ORGAN ALLOCATION: Geographic System ‘Indefensible’
The current geographic distribution of "cadaveric livers for transplantation" is "ethically indefensible" and no longer justifiable for medical reasons, according to an essay in the current New England Journal of Medicine. University of Pennsylvania Center for Bioethics' Arthur Caplan and Dr. Peter Ubel of the Philadelphia Veterans Affairs Medical Center argue that the U.S. Department of Health and Human Services proposal to shift the current regional allocation system to a national one "is laudable and overdue." Blasting the current system for creating geographic inequities in liver transplant waiting lists, they write: "The geographic inequities are especially troubling because they create advantages for patients who are informed and wealthy enough to place themselves on multiple waiting lists." In their essay, Caplan and Ubel counter criticisms of the HHS plan:
- Discouraging Donations: While opponents contend that a national distribution system would discourage the public from donating organs, the authors say they "are unaware of data to support this claim." They add that "studies of donors' motivation show no evidence that donors or their families ask whether organs will be distributed locally or nationally."
- Small Transplant Programs: Opponents also argue that smaller transplant programs would suffer. Caplan and Ubel agree, saying such an outcome might be preferable. They note that "there were 124 liver-transplantation programs in the" U.S. as of August 1998, of which 26 centers "performed five or fewer transplantations in 1997."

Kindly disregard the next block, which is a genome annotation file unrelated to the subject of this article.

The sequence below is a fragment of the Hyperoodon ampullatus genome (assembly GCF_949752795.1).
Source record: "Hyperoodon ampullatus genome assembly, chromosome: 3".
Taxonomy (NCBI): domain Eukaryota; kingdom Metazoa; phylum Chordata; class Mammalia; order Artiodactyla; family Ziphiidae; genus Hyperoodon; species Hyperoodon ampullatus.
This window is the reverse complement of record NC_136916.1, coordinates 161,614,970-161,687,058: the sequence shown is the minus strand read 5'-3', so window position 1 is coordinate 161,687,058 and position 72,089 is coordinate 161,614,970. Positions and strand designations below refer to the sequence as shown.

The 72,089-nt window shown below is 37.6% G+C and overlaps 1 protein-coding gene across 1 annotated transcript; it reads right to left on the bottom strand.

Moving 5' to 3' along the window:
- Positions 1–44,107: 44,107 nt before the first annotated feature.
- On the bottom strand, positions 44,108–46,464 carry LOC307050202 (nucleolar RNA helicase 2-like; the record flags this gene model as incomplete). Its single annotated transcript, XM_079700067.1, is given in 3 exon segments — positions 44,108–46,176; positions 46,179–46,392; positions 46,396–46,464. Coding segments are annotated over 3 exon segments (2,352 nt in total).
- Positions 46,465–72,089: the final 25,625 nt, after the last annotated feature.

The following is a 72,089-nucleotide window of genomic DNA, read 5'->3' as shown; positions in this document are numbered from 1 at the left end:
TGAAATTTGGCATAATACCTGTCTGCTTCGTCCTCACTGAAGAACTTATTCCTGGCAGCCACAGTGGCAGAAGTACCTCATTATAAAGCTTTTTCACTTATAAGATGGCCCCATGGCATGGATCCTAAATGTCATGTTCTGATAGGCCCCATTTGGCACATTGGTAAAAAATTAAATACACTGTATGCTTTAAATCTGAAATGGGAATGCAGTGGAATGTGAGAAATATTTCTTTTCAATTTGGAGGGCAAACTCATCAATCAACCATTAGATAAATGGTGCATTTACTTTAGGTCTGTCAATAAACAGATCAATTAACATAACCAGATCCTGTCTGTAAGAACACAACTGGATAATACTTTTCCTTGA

- Favoring The Sickest: Critics also charge that a national system will favor the sickest patients over those who have a better likelihood of living a long time with a transplanted liver. Caplan and Ubel say this is a "disingenuous" argument, noting that the "process of granting priority to severely ill patients has been built into the existing allocation system for many years."
The two authors make clear that they "are not suggesting that livers should be distributed without regard to the results of transplantation." In the absence of "a statistically sound system to determine how to maximize the benefits of transplantation," Caplan and Ubel urge the development of "acceptable allocation criteria for a single national list, with an emphasis on identifying categories of patients who are unlikely to benefit from the procedure." They add, "Once forced to accept the idea of such a list, transplantation specialists will have every incentive to maximize the efficient use of organs." This is part of the California Healthline Daily Edition, a summary of health policy coverage from major news organizations. Sign up for an email subscription.